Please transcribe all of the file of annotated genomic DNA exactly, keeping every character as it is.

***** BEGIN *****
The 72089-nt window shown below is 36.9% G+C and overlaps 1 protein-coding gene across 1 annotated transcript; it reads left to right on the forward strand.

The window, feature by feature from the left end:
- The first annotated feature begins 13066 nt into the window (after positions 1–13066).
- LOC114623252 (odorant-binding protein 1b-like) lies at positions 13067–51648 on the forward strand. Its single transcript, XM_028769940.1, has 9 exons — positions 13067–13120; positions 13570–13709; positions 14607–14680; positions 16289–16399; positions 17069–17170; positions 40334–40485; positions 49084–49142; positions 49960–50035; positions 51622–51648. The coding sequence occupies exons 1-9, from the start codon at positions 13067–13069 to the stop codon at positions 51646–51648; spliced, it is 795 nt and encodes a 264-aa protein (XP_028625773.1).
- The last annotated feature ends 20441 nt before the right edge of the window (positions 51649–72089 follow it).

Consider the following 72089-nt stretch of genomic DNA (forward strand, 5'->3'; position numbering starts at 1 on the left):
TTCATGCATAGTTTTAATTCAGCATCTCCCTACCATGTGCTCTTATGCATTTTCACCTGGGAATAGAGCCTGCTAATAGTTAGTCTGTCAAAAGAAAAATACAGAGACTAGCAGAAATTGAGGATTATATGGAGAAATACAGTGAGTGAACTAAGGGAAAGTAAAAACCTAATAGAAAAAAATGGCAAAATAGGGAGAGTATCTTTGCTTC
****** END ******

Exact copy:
The 72089-nt window shown below is 36.9% G+C and overlaps 1 protein-coding gene across 1 annotated transcript; it reads left to right on the forward strand.

The window, feature by feature from the left end:
- The first annotated feature begins 13066 nt into the window (after positions 1–13066).
- LOC114623252 (odorant-binding protein 1b-like) lies at positions 13067–51648 on the forward strand. Its single transcript, XM_028769940.1, has 9 exons — positions 13067–13120; positions 13570–13709; positions 14607–14680; positions 16289–16399; positions 17069–17170; positions 40334–40485; positions 49084–49142; positions 49960–50035; positions 51622–51648. The coding sequence occupies exons 1-9, from the start codon at positions 13067–13069 to the stop codon at positions 51646–51648; spliced, it is 795 nt and encodes a 264-aa protein (XP_028625773.1).
- The last annotated feature ends 20441 nt before the right edge of the window (positions 51649–72089 follow it).

Consider the following 72089-nt stretch of genomic DNA (forward strand, 5'->3'; position numbering starts at 1 on the left):
TTCATGCATAGTTTTAATTCAGCATCTCCCTACCATGTGCTCTTATGCATTTTCACCTGGGAATAGAGCCTGCTAATAGTTAGTCTGTCAAAAGAAAAATACAGAGACTAGCAGAAATTGAGGATTATATGGAGAAATACAGTGAGTGAACTAAGGGAAAGTAAAAACCTAATAGAAAAAAATGGCAAAATAGGGAGAGTATCTTTGCTTC